Including the Patient’s Perspective in Valuing Treatments for Arthritis

NPC President Dan Leonard sat down for a Q&A session with Sandie Preiss, Vice President for Advocacy and Access at the Arthritis Foundation, to discuss how the value of treatments for arthritis is being assessed.

More than 50 million adults and approximately 300,000 children in the United States have some form of physician-diagnosed arthritis. With so many lives affected by this chronic condition, it is important to understand how the value of treatments for arthritis is being assessed. This question takes on an even greater importance given that the Institute for Clinical and Economic Review (ICER) will be hosting a meeting on March 24 to discuss its report on treatments for rheumatoid arthritis.

NPC President Dan Leonard sat down for a Q&A session with Sandie Preiss, Vice President for Advocacy and Access at the Arthritis Foundation. The Arthritis Foundation calls itself the “Champion of Yes” as it works to guide families affected by arthritis in developing personalized plans for living a full life, while also working toward better treatments and ultimately a cure. The foundation leads and funds cutting-edge scientific research.

Dan Leonard (DL): Sandie, thanks for taking the time to discuss this important issue. When we talk about value in the context of ensuring access, what does value mean to a patient with arthritis? Is there an “averagearthritis patient?

Sandie Preiss (SP): There isn’t a typical arthritis patient. RA is a complex disease requiring personalized and nuanced treatment. As background, we don’t understand the cause of rheumatoid arthritis (RA) and it disproportionately affects women. We know that it is an abnormal response to the immune system and that there is inflammation and joint damage that occurs. Patients often have to cycle through several medications before they find the one that is effective for them. In addition to RA, 47 percent of our patient population has a comorbid condition. Most commonly, these are depression, diabetes and cardiovascular disease.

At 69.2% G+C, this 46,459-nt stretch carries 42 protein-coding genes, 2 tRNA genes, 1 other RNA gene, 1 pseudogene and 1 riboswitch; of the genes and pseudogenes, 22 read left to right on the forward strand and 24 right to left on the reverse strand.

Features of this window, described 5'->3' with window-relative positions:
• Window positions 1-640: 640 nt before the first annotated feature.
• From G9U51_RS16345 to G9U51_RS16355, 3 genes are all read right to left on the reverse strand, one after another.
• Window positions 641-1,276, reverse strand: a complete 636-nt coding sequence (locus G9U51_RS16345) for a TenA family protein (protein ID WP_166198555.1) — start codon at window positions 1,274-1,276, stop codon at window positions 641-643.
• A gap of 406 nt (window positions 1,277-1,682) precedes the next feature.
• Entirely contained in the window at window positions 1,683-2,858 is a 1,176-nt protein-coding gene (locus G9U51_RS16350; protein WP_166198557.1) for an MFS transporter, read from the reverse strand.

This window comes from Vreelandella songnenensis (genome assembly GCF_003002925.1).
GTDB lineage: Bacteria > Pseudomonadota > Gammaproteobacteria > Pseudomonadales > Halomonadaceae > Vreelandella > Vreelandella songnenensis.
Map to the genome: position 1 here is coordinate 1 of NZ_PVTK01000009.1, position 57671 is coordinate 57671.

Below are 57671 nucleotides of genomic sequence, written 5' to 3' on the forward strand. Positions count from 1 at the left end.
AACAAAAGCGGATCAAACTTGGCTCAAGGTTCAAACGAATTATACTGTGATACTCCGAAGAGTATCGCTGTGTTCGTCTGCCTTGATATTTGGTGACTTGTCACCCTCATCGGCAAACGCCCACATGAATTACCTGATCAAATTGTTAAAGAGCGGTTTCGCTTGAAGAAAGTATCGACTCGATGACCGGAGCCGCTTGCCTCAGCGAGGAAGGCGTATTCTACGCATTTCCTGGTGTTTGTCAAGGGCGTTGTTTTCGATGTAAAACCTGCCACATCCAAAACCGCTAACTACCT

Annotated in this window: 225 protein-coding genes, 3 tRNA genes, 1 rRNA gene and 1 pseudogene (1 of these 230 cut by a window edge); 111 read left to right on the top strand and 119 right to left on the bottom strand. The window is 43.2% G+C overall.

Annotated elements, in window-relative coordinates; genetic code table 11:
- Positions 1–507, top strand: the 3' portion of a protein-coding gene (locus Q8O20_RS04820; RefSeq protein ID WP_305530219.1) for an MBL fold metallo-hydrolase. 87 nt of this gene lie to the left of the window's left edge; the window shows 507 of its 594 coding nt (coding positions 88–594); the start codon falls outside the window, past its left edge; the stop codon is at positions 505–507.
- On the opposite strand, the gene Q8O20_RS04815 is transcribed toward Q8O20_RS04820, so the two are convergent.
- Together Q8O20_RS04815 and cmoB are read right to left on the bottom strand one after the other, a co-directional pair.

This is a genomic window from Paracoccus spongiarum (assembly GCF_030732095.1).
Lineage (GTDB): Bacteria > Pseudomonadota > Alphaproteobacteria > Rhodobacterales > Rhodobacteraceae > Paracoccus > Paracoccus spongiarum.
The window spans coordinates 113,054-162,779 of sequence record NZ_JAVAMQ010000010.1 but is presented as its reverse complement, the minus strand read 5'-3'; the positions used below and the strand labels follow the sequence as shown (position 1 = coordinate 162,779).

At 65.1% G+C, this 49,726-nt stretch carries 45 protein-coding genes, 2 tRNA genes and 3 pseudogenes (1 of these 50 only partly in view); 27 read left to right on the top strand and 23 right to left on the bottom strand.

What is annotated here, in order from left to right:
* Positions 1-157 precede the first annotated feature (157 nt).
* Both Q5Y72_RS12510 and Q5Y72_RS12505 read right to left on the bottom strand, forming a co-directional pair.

On top of the mental health issues associated with the constant pain and physical challenges, patients face myriad access to care issues. The RA space has many innovative therapies available, yet there are many patients who were diagnosed prior to the advent of biologics. Those patients have completely different experiences and treatment needs than those individuals who were diagnosed post-biologics. So again, there is no “average” arthritis patient.

When it comes to value, it’s difficult to come up with one standard answer. Each individual patient and prescriber must decide through a process of shared decision-making how they define value. Further, the system has to allow for that kind of individualized care. For example, regarding administration methods, there are some patients with RA who want to self-inject, some who want to be infused, and others who only want to take a pill. I think these are all reasonable desires and expectations on the side of the patients.